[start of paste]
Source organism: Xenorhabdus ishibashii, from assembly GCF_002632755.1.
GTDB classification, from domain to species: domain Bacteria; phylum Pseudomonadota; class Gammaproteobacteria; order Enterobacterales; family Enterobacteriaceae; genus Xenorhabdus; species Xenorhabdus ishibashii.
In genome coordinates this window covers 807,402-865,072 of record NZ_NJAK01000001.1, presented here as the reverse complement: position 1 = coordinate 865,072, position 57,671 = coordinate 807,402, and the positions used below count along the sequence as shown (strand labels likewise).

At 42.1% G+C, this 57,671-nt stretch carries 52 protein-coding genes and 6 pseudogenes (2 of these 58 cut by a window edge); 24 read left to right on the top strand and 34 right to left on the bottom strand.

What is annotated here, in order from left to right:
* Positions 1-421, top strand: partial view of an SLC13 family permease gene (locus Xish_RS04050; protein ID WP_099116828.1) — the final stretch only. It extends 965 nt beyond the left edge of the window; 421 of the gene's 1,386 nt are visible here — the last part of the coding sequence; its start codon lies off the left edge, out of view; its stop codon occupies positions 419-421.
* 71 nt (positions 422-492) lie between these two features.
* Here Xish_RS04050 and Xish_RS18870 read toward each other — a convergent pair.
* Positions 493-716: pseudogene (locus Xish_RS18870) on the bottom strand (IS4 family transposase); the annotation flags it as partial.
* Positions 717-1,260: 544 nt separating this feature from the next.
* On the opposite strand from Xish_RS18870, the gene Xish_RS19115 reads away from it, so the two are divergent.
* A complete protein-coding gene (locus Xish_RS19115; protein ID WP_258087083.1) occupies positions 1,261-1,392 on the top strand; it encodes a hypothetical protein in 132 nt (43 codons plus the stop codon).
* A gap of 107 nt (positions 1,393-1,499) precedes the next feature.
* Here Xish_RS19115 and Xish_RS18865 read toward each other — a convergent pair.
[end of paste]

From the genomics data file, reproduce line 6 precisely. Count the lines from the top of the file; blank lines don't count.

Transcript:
* Positions 1-421, top strand: partial view of an SLC13 family permease gene (locus Xish_RS04050; protein ID WP_099116828.1) — the final stretch only. It extends 965 nt beyond the left edge of the window; 421 of the gene's 1,386 nt are visible here — the last part of the coding sequence; its start codon lies off the left edge, out of view; its stop codon occupies positions 419-421.